Illinois governor Rod Blagojevich is attempting to have passed legislation that would make it illegal for anyone younger than eighteen to buy violent or sexually explicitly games. Titles mentioned specifically by Blagojevich include the Grand Theft Auto
series, Halo 2
and Mortal Kombat
Blagojevich has criticised the $7 billion video game industry for failing to find better ways to keep "adult material out of the hands of minors", and cited evidence that many publishers marketed violent games to boys younger than seventeen.
"This is all about protecting our children until they are old enough to protect themselves," said Blagojevich in a written statement. "There's a reason why we don't let kids smoke or drink alcohol or drive a car until they reach a certain age and level of maturity." Blagojevich said the legislation would define "violent" games as those in which characters physically hurt one another. "Sexually explicit" games would be those featuring nudity that "predominantly appeals to the prurient interest of the player."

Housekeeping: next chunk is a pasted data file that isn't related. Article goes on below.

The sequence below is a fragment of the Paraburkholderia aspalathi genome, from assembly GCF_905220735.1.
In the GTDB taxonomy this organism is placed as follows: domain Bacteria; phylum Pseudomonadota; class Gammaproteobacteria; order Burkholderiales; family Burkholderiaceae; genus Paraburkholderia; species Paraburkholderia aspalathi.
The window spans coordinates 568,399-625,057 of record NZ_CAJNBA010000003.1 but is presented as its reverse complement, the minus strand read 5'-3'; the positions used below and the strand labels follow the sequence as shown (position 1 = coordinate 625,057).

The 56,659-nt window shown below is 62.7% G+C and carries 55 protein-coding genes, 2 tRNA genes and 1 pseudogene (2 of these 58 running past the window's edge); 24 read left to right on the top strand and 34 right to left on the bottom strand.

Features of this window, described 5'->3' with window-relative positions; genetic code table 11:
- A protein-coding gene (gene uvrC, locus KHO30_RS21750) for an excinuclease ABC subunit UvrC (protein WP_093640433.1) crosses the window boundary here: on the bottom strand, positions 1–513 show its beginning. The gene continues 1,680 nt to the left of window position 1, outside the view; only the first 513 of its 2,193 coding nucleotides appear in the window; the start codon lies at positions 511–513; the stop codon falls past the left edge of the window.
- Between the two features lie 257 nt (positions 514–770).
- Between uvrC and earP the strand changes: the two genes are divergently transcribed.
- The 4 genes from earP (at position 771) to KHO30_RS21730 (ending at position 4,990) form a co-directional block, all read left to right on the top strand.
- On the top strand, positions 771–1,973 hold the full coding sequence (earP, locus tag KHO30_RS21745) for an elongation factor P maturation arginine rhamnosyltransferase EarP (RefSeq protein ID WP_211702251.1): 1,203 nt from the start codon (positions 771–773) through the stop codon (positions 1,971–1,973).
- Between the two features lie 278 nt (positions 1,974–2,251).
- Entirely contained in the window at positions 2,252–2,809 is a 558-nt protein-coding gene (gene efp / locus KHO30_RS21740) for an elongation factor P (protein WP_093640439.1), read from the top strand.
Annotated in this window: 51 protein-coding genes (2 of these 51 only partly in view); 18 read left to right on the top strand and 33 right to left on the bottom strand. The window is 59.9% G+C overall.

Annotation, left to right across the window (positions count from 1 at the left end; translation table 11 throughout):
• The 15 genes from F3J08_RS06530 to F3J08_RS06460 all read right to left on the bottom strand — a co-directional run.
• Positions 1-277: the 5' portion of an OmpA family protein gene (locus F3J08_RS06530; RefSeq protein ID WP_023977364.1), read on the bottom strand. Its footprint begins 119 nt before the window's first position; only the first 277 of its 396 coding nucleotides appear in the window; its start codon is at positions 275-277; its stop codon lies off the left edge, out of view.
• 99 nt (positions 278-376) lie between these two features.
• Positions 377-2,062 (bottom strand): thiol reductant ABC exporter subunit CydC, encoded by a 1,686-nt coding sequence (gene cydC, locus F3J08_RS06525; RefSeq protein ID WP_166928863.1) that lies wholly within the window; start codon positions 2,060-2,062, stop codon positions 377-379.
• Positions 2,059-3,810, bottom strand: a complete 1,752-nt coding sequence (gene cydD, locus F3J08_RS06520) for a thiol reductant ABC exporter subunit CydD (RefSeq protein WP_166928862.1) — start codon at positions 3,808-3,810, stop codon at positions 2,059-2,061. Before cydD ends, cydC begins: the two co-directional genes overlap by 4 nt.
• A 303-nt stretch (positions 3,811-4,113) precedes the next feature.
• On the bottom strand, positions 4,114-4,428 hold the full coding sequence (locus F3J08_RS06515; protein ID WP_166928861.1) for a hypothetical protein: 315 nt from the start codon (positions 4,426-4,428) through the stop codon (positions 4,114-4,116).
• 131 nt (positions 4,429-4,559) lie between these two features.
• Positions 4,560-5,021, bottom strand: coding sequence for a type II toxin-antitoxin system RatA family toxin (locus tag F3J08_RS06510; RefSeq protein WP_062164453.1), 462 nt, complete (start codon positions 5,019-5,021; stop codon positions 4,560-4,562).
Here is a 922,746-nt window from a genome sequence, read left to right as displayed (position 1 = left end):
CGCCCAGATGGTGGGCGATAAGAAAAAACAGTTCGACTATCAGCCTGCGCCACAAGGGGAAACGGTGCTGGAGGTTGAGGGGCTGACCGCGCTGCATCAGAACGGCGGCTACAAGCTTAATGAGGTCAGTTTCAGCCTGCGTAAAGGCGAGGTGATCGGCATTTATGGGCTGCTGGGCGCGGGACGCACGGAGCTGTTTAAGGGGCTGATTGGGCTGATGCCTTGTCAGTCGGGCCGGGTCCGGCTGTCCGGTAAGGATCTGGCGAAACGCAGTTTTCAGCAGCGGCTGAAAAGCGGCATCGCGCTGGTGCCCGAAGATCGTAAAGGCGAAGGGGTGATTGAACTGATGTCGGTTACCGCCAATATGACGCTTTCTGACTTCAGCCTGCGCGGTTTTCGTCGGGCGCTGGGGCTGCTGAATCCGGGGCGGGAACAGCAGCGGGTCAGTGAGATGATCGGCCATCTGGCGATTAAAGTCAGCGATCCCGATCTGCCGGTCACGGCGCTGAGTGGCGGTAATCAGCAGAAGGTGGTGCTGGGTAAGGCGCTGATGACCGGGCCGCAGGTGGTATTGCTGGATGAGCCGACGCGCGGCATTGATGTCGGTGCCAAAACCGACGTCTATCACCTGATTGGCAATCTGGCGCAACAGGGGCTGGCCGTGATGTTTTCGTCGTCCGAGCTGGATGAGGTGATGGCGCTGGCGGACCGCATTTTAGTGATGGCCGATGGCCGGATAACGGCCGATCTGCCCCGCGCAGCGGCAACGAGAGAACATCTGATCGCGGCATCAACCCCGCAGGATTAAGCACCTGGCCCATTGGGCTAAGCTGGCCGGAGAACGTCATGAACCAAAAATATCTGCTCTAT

The former seems incredibly wide in scope, since even titles such as Spyro the Dragon
and Super Mario Bros.
feature characters hurting each other.
In response, Hal Halpin of the Interactive Entertainment Merchants Association has released a statement arguing: "Time and again, parents have vocalized their interest in retaining responsibility for monitoring their children's entertainment consumption, and simply wish to be armed with appropriate education to that end. Similarly, each and every attempt at government intervention in this issue has failed due to the fact that industry self-regulation is working and the IEMA is committed to seeing it through."